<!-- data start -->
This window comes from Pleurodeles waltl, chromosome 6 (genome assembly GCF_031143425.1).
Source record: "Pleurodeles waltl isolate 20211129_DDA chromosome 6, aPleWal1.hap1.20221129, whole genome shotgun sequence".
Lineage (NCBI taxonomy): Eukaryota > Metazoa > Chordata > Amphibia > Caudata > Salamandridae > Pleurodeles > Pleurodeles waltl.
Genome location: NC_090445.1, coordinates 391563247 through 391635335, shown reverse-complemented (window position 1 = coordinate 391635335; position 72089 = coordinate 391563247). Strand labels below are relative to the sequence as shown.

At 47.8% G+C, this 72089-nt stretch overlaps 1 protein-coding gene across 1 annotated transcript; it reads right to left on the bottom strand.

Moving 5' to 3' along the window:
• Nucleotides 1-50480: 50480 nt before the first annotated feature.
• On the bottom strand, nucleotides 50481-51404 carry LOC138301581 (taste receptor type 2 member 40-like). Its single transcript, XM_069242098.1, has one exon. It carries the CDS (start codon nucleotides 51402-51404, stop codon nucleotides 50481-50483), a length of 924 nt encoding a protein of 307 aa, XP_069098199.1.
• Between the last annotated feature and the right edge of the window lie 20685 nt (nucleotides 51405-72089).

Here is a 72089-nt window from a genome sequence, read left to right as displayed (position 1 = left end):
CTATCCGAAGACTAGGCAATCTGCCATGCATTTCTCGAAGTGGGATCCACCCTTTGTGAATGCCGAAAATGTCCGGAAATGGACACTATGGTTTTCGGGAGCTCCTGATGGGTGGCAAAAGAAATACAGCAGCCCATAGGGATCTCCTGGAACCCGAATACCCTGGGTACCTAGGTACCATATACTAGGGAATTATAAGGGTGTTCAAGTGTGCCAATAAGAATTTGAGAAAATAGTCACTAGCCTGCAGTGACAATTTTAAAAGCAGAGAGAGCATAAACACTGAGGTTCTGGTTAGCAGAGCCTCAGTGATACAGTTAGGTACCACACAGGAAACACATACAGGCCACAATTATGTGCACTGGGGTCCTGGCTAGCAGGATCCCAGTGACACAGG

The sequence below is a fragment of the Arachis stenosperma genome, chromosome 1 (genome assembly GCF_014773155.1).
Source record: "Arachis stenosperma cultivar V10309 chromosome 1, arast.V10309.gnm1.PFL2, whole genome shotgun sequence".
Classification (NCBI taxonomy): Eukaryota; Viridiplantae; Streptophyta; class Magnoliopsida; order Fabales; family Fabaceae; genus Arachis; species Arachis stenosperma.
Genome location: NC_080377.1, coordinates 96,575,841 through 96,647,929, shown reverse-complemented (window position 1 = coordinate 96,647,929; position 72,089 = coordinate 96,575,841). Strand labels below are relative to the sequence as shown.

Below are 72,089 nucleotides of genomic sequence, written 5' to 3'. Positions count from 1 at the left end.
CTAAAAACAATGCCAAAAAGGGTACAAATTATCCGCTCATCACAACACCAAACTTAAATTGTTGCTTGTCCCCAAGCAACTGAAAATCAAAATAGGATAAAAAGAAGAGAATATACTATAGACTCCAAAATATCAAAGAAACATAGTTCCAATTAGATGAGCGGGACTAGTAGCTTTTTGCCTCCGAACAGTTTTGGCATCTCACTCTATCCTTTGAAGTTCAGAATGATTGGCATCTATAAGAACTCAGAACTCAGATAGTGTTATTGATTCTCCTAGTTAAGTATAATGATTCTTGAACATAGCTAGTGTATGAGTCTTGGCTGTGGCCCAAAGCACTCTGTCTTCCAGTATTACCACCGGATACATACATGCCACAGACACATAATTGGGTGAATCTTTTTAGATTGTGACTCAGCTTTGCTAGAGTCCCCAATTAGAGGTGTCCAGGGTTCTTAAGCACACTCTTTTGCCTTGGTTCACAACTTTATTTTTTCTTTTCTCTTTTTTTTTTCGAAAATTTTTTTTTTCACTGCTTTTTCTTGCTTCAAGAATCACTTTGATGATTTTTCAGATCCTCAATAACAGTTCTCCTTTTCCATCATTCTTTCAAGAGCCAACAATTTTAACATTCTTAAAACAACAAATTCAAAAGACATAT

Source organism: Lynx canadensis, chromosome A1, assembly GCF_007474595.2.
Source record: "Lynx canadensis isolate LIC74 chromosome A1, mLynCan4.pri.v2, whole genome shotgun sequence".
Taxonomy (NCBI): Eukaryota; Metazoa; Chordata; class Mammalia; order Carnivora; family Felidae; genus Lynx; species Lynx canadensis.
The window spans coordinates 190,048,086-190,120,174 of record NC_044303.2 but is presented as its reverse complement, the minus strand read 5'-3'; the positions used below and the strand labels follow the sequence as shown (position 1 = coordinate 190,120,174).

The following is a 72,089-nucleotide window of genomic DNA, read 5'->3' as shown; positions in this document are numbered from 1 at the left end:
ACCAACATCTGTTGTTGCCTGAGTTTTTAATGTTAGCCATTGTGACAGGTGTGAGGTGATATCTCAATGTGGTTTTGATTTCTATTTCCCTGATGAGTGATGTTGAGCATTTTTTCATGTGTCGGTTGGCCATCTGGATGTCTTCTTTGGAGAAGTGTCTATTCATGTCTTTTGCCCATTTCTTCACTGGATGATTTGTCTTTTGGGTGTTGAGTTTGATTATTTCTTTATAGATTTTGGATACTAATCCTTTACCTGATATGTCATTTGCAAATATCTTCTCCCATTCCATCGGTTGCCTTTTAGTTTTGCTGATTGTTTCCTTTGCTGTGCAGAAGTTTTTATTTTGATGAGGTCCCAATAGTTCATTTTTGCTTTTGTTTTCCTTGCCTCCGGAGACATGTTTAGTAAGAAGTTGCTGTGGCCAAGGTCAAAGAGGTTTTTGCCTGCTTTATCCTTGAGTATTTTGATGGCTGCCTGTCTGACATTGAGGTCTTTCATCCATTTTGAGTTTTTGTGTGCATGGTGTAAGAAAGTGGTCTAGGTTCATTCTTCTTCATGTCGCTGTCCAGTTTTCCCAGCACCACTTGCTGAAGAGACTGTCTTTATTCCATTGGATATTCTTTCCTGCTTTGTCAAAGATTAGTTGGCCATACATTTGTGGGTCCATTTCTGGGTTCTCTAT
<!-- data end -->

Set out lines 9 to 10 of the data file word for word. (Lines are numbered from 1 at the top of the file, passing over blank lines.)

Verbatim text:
• Between the last annotated feature and the right edge of the window lie 20685 nt (nucleotides 51405-72089).

Here is a 72089-nt window from a genome sequence, read left to right as displayed (position 1 = left end):